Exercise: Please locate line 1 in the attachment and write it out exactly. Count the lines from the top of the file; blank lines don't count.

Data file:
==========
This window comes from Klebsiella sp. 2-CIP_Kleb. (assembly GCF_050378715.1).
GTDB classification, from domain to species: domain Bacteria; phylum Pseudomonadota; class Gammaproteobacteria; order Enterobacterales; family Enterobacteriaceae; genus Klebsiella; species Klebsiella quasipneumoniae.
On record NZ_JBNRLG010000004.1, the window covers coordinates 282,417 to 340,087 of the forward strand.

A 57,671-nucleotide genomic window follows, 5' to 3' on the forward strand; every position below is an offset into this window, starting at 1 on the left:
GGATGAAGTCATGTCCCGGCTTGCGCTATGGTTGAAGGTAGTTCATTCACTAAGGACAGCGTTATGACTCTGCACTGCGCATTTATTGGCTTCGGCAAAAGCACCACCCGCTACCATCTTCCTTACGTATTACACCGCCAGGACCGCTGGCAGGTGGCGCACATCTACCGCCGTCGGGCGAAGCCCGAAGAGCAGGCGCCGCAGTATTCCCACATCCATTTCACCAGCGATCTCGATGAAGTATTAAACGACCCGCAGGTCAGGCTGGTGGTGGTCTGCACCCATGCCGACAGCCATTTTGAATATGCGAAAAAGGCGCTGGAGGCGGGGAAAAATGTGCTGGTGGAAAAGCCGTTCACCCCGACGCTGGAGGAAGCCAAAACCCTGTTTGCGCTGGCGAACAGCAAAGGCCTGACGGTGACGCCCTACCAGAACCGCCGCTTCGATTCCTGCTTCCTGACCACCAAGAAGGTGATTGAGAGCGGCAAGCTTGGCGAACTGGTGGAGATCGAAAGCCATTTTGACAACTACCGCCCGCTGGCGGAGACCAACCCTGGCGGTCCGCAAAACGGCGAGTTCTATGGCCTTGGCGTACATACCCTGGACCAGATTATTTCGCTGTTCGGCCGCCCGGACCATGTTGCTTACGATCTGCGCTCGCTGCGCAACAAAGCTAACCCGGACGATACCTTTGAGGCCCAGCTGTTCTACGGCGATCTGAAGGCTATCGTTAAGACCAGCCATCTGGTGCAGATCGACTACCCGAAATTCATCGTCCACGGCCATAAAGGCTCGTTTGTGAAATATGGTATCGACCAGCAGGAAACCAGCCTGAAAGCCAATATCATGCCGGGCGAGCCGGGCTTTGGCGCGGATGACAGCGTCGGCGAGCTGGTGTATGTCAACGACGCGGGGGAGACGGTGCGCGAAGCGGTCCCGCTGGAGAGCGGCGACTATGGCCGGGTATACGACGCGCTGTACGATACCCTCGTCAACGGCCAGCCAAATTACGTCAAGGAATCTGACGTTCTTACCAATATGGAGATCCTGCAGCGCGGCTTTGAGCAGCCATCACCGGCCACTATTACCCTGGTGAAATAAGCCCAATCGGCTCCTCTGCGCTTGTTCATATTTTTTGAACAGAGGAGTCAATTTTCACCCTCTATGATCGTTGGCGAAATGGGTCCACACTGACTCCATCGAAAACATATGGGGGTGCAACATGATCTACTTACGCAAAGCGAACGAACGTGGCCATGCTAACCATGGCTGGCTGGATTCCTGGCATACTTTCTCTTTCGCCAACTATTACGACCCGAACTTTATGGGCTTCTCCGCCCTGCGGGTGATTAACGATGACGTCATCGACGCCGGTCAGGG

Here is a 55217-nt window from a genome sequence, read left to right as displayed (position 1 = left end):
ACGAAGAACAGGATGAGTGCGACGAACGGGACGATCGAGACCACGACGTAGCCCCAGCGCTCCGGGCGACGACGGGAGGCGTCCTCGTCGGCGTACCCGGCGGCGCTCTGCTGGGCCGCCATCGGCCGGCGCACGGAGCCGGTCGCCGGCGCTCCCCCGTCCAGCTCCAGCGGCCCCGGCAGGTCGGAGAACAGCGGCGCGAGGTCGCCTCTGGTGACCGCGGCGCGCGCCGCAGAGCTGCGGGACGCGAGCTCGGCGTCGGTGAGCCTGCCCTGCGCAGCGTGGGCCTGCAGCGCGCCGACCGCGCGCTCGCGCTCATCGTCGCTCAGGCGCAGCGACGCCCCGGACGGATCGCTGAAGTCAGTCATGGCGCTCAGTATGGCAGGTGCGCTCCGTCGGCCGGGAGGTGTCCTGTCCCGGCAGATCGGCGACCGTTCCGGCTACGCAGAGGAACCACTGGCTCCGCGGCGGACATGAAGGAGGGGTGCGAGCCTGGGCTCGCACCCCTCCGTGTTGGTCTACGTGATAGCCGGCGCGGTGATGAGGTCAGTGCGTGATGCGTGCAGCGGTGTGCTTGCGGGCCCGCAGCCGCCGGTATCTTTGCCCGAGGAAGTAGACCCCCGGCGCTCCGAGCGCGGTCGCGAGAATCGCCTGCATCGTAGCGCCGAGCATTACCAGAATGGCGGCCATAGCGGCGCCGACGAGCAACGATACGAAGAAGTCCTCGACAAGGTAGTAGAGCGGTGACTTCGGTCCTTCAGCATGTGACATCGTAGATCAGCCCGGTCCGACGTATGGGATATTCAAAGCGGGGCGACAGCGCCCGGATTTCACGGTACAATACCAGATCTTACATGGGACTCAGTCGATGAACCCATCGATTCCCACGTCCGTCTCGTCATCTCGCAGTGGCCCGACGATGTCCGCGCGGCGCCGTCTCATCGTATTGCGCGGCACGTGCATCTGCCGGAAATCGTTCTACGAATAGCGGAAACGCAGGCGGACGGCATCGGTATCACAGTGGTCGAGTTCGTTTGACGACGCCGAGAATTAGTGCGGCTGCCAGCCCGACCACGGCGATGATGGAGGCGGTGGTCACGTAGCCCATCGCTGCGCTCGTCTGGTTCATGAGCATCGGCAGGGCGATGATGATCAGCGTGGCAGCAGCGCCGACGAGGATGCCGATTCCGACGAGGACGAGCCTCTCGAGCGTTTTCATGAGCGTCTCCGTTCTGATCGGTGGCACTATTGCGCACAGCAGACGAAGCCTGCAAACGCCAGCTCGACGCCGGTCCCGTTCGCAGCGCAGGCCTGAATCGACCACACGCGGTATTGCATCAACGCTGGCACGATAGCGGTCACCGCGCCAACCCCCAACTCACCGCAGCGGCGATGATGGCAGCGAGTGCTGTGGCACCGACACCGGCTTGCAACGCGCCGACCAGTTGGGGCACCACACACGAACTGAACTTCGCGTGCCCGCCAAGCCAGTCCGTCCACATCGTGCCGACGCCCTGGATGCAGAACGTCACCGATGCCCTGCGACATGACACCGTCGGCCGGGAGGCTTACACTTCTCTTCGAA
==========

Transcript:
This window comes from Klebsiella sp. 2-CIP_Kleb. (assembly GCF_050378715.1).